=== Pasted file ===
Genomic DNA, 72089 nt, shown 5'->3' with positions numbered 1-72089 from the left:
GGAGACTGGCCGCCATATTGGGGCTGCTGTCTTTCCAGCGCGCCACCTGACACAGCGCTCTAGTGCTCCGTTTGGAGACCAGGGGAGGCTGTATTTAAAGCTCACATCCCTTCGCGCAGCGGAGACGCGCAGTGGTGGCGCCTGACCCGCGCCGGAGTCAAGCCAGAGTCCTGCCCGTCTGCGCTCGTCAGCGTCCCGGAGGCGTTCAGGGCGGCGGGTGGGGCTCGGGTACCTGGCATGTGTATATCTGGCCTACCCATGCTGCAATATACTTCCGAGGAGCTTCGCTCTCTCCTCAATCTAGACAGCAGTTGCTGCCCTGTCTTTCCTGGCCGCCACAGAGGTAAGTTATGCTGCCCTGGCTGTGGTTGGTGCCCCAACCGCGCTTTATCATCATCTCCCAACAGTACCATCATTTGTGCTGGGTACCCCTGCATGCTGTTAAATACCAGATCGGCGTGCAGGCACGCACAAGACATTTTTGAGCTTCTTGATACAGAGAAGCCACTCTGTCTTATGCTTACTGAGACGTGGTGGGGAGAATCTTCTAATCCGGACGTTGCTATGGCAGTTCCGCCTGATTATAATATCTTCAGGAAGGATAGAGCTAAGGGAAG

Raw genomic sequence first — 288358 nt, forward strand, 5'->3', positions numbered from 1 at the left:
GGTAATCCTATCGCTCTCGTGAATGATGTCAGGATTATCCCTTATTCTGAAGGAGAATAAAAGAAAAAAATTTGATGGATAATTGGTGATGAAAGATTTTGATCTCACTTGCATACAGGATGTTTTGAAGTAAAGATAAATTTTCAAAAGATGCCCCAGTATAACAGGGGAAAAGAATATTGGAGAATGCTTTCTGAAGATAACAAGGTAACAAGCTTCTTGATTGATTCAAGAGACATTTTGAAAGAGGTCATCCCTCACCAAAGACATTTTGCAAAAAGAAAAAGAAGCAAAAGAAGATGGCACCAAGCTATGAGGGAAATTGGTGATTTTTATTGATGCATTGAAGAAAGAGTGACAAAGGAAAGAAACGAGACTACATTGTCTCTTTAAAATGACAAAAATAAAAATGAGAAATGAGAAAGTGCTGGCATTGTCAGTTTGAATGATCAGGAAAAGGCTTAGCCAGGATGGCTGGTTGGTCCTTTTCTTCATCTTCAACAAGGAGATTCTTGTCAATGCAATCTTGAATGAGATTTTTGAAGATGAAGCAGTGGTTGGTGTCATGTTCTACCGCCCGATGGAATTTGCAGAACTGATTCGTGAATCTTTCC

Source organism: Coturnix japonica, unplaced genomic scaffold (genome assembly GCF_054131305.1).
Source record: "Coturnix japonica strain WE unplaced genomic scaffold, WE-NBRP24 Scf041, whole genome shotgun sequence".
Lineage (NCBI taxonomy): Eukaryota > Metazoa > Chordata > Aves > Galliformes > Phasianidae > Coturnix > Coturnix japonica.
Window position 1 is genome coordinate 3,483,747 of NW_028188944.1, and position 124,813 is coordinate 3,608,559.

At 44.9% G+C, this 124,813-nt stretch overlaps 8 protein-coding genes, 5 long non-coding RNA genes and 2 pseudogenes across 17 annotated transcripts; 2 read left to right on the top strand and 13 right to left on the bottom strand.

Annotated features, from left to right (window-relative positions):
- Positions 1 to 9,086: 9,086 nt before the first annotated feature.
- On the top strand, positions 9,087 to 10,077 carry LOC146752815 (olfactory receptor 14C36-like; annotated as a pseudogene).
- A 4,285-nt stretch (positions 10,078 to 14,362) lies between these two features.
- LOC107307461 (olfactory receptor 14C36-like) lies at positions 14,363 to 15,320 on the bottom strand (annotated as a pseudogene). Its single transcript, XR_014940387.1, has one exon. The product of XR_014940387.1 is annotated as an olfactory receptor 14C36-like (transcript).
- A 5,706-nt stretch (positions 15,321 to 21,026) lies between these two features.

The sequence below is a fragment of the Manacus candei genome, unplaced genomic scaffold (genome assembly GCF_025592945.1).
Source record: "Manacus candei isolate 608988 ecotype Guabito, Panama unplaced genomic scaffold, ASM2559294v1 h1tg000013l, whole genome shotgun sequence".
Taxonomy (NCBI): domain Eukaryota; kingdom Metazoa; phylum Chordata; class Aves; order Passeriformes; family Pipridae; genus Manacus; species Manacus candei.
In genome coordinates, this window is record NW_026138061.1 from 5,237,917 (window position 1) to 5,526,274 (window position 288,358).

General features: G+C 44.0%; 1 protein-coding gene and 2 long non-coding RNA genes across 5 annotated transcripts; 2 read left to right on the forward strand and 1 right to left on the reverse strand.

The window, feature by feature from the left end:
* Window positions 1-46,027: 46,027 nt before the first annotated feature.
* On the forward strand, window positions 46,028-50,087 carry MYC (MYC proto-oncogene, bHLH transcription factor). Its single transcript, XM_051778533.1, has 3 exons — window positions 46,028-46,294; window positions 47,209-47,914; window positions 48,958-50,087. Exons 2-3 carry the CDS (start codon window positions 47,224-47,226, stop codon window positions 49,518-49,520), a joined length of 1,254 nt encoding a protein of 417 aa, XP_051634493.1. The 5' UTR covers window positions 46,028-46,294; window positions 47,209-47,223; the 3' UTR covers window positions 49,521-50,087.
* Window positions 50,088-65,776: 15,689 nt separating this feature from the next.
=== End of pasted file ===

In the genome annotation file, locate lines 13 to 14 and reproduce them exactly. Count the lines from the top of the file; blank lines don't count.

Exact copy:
- A 4,285-nt stretch (positions 10,078 to 14,362) lies between these two features.
- LOC107307461 (olfactory receptor 14C36-like) lies at positions 14,363 to 15,320 on the bottom strand (annotated as a pseudogene). Its single transcript, XR_014940387.1, has one exon. The product of XR_014940387.1 is annotated as an olfactory receptor 14C36-like (transcript).